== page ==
The Centers for Medicare and Medicaid Services (CMS) released a pair of proposed rules on April 27, 2023 that make substantial changes to the structure of Medicaid and the Children’s Health Insurance Program (CHIP), both in the traditional fee-for-service setting and for services provided through managed care organizations (MCOs), and incorporate feedback from stakeholders in a request for information process. Of note, these changes follow closely on the end of the COVID-19 suspension of enrollment processes for Medicaid, which resulted in continuous enrollment for beneficiaries without a need to demonstrate continued qualification for coverage. The rules are not yet published officially, but that publication is expected by next week.

According to CMS, the changes proposed in these new rules are meant to work in conjunction with an earlier proposed rule that streamlined eligibility and enrollment procedures in order to improve access to services and supports through the Medicaid and CHIP program. They do so by creating new standards of timely access and specifying medical loss ratio (MLR) requirements, as well as adding additional avenues for beneficiary feedback and advisory committees to inform state Medicaid directors of best practices.

Below is a high-level summary of some of the more material changes that are proposed in these rules. We will address the rules in more details in later alerts and blog posts.

Medical Loss Ratios and Access to Managed Care

The first of the two proposed rules from CMS addresses access in the managed care context. The rule, Medicaid and Children’s Health Insurance Program (CHIP) Managed Care Access, Finance, and Quality (CMS-2439-P) is scheduled for publication in the Federal Register on May 3, 2023 and has a 60-day comment period, with comments due by July 3, 2023.

Of particular note are the changes that the rule makes to the MLR regulations applicable to Medicaid MCOs. The rule attempts to realign the Medicaid and CHIP MLR regulations with those in existence for Qualified Health Plans and Medicare Advantage organizations. The rule accomplishes this by making changes to (1) the provider incentive arrangement standards, (2) the quality improvement activity reporting, and (3) the expense allocation methodology reporting.

Additionally, the rule attempts to increase access to services within the managed care model by, among other items, establishing maximum wait time standards for routine primary care, establishing a process whereby states use a “secret shopper” method to validate MCO compliance with wait time standards, and conduct annual enrollee experience surveys that are backed by a remedy plan where feedback dictates action.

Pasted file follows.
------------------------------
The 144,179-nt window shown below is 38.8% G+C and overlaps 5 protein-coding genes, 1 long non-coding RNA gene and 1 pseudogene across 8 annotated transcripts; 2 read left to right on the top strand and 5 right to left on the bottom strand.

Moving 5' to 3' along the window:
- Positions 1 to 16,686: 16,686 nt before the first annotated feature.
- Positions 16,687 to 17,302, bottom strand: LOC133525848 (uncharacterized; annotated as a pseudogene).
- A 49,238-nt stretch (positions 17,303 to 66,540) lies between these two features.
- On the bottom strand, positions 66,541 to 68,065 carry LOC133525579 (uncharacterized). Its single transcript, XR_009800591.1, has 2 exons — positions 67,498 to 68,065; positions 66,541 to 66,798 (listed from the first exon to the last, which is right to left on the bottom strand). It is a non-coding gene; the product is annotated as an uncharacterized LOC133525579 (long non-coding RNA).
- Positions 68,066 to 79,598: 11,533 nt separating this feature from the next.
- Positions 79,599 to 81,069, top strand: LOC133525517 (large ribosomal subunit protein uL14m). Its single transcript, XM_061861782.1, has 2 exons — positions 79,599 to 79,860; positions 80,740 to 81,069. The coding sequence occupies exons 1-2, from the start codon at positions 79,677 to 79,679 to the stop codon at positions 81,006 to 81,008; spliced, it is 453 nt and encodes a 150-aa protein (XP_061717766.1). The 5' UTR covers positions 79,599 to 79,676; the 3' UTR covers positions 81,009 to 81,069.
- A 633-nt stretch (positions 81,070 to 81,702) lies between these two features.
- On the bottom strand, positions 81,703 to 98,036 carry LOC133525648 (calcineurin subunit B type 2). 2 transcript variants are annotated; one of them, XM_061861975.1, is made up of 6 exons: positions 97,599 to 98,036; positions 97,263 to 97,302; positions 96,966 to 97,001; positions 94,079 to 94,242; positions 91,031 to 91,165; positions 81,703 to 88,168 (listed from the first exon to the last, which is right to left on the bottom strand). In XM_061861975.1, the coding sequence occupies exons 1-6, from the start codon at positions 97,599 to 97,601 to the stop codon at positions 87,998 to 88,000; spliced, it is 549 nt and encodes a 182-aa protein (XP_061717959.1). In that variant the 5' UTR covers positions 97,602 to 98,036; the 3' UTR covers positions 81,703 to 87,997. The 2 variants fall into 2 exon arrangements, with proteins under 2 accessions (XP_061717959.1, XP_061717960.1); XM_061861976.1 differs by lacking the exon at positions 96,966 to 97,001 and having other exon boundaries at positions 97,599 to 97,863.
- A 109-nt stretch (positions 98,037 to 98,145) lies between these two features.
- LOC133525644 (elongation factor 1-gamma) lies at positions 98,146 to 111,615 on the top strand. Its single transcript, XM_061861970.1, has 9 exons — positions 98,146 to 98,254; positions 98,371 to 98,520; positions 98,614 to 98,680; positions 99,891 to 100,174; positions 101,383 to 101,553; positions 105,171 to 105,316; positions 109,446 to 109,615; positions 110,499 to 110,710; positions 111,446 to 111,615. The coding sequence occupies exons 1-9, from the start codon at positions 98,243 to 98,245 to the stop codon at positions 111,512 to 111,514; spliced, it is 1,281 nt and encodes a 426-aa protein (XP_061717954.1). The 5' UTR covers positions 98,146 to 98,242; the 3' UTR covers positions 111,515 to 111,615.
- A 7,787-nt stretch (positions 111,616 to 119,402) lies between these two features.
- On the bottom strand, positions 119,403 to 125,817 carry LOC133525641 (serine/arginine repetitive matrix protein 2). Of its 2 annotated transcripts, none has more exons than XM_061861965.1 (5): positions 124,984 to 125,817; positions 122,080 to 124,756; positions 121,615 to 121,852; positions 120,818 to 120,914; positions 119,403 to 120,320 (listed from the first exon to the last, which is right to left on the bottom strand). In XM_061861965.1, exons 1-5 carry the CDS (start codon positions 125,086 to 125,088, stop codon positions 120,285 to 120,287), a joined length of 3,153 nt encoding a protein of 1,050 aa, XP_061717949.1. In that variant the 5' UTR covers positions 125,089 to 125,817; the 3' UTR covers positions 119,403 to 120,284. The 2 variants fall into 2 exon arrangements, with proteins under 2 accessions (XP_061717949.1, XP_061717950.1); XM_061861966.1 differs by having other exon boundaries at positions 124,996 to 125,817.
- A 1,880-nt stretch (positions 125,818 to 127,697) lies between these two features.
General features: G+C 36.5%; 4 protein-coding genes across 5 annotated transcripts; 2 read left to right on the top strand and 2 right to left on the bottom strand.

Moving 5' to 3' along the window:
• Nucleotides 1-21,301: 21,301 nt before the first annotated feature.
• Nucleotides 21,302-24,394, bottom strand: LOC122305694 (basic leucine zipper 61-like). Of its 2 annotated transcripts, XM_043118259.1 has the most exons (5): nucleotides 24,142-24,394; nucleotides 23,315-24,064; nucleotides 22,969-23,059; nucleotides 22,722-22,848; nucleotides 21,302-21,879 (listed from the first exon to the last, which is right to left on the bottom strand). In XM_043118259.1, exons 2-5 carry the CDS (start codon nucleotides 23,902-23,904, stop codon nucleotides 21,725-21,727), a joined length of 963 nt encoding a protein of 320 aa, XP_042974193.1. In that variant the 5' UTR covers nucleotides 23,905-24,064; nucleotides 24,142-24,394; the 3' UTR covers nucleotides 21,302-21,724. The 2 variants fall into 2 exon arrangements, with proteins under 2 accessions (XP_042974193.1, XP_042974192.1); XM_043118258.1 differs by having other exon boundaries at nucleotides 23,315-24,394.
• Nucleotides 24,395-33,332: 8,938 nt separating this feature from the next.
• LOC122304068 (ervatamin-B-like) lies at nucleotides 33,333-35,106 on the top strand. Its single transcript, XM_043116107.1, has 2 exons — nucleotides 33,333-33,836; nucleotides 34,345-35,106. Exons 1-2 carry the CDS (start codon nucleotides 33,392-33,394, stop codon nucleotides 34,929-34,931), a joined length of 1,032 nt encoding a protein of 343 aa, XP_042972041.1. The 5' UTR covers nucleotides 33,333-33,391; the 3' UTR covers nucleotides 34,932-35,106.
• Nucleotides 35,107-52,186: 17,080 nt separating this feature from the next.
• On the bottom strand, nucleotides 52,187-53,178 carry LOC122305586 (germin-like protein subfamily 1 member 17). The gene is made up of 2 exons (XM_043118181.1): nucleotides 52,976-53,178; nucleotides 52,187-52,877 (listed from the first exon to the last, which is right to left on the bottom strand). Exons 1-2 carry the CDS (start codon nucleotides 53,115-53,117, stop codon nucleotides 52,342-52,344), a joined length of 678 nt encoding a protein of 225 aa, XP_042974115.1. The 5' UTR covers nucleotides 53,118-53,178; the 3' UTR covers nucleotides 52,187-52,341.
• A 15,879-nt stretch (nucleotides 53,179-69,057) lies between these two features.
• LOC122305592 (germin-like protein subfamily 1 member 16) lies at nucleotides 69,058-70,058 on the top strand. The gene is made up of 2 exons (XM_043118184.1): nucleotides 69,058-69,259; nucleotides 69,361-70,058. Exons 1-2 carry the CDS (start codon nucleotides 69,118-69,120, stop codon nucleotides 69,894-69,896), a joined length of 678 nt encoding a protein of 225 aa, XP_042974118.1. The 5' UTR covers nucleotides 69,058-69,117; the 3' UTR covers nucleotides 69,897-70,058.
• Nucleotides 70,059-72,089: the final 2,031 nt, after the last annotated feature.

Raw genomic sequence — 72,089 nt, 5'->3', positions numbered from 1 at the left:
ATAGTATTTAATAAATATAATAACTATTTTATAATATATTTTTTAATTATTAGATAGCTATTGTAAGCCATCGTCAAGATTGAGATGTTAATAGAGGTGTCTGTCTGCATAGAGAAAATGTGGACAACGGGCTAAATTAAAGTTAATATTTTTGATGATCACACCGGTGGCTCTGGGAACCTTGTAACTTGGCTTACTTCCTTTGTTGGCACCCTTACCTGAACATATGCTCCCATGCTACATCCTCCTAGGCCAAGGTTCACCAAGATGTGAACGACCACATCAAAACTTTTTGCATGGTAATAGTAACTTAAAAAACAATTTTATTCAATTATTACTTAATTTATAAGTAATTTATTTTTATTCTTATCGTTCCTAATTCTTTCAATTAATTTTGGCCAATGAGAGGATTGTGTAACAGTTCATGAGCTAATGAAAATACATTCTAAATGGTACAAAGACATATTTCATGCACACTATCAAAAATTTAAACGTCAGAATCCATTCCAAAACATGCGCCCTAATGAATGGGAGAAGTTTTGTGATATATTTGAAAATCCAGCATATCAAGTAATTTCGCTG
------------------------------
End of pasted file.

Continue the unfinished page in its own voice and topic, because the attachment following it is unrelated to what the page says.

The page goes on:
The rule also makes changes to the State Directed Payment  process to help states use those programs to implement value-based arrangements and include non-network providers to drive quality care to Medicaid and CHIP beneficiaries. The rule includes requirements for the use of state directed payments and increased reporting requirements for states that use such a system.

Changes to Medical Care Advisory System

The second rule, Ensuring Access to Medicaid Services (CMS-2442-P), also has a May, 3, 2023 scheduled publication date and a July 3, 2023 comment date. This rule proposes to “take a comprehensive approach to improving access to care, quality and health outcomes, and better addressing health equity issues in the Medicaid program.”

The primary vehicle that the rule uses to accomplish this goal is a drastic change to the use of advisory committees in the Medicaid care process. The rule first changes the name of the committee to the Medicaid Advisory Committee and then sets forth in detail not only the membership requirements of the committee, but also on the scope of advice that the committee can provide—including policy and effective administration of the Medicaid program.

The rule also establishes a Beneficiary Advisory Group, which it sees as a vehicle for Medicaid beneficiaries, their families and related advocacy groups to provide feedback to the state on the effectiveness and coverage provided by the Medicaid program in that state.

Finally, for the fee-for-service programs, the rule proposes an interested parties advisory group to help the state with rate setting and other issues governing Home and Community Based Services within the state.

We will provide a more detailed analysis of each of the provisions, and their implications for providers and MCOs, of these rules in the coming weeks. If you have any questions or would like to comment on the regulations, please reach out to the health care lawyers at Reed Smith.